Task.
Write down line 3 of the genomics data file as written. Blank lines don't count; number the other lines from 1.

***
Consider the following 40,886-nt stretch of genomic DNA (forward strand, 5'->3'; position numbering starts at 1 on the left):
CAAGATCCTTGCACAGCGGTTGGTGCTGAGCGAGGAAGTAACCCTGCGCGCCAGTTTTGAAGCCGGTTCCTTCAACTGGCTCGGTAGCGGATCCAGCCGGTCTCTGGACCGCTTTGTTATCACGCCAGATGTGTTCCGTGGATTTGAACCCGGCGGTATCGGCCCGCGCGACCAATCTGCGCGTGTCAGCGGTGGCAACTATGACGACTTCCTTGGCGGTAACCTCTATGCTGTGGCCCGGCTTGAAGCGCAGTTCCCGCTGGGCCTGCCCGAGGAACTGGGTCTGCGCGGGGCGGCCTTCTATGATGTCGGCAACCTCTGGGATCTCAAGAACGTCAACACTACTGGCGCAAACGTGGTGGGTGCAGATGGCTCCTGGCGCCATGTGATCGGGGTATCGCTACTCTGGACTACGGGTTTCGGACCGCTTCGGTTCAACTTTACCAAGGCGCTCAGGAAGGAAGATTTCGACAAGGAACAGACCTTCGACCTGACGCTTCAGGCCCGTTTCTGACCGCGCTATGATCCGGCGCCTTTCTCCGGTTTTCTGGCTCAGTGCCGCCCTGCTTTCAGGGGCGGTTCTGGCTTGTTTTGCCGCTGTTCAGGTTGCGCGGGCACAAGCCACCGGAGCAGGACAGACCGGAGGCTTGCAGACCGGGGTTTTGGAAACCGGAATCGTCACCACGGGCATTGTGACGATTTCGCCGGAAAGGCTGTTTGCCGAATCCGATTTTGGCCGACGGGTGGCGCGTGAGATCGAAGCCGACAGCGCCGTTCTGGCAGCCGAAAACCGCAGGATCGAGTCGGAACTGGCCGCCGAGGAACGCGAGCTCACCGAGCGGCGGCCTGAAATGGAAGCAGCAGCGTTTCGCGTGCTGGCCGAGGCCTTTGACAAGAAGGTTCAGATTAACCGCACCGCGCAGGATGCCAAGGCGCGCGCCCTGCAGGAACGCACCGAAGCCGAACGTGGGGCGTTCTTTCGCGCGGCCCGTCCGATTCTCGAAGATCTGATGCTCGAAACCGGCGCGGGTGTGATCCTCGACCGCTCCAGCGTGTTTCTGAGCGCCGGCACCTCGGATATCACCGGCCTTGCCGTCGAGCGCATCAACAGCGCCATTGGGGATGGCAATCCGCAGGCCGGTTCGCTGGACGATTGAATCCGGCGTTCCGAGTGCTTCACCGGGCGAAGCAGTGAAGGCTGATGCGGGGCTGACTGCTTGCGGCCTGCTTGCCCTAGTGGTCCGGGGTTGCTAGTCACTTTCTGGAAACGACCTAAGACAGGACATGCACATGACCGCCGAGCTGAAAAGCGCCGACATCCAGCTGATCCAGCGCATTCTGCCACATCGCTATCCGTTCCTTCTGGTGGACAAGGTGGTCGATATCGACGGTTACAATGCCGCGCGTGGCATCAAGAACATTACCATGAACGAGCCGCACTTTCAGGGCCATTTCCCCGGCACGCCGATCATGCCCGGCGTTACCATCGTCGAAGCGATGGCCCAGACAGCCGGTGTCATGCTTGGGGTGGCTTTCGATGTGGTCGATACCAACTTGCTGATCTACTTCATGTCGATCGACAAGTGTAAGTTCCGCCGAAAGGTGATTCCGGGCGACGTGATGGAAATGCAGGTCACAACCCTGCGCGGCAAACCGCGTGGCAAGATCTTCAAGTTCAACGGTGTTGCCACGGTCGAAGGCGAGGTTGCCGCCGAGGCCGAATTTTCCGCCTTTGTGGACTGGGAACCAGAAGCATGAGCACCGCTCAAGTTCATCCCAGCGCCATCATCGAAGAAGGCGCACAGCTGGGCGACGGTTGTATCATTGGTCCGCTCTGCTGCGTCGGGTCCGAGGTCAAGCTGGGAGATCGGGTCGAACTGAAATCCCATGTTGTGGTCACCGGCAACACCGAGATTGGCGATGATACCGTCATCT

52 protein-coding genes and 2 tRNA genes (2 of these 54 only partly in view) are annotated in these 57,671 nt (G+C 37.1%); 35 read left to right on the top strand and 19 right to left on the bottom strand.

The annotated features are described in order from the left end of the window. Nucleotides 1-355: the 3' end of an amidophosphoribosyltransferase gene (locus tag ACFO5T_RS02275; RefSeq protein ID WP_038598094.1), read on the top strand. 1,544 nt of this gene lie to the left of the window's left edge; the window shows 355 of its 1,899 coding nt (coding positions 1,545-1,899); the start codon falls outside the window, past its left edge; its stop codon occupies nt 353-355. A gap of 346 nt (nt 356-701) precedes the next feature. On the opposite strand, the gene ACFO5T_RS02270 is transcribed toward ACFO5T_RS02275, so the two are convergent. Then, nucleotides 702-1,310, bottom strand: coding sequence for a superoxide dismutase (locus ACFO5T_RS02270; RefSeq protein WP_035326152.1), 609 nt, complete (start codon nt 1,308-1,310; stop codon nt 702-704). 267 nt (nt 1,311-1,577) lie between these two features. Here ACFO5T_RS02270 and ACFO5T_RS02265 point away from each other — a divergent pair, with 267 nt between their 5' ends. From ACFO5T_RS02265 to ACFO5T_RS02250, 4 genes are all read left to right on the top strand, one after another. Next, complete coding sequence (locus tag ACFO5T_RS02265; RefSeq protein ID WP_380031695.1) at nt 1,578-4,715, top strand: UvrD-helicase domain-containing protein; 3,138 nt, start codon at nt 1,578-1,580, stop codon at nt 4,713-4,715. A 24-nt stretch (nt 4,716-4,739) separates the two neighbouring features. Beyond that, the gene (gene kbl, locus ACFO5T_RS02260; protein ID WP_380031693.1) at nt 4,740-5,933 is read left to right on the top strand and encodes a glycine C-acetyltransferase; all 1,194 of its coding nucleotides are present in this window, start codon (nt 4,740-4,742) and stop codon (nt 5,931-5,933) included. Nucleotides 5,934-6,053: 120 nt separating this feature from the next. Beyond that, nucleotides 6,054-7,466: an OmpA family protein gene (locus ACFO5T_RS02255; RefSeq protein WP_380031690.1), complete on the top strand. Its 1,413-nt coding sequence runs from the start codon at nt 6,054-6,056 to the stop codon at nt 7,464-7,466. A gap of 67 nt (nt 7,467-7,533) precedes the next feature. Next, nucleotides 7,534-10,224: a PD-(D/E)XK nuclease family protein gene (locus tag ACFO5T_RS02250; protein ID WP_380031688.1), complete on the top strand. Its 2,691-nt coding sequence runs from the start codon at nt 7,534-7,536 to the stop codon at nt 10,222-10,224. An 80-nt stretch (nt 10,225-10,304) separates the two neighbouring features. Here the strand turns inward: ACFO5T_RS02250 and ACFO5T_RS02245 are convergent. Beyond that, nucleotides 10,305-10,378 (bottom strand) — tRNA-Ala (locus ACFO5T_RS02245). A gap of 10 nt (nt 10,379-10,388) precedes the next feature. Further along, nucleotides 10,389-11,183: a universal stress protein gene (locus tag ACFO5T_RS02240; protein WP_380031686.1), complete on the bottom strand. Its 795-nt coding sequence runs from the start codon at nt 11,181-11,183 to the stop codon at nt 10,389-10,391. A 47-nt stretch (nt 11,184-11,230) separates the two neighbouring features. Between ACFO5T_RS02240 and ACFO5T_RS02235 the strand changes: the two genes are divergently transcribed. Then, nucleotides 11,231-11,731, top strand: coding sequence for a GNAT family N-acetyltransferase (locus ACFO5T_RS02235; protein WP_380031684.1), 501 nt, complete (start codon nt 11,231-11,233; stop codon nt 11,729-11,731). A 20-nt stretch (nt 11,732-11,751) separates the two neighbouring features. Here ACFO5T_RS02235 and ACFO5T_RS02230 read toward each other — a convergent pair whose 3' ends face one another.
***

52 protein-coding genes and 2 tRNA genes (2 of these 54 only partly in view) are annotated in these 57,671 nt (G+C 37.1%); 35 read left to right on the top strand and 19 right to left on the bottom strand.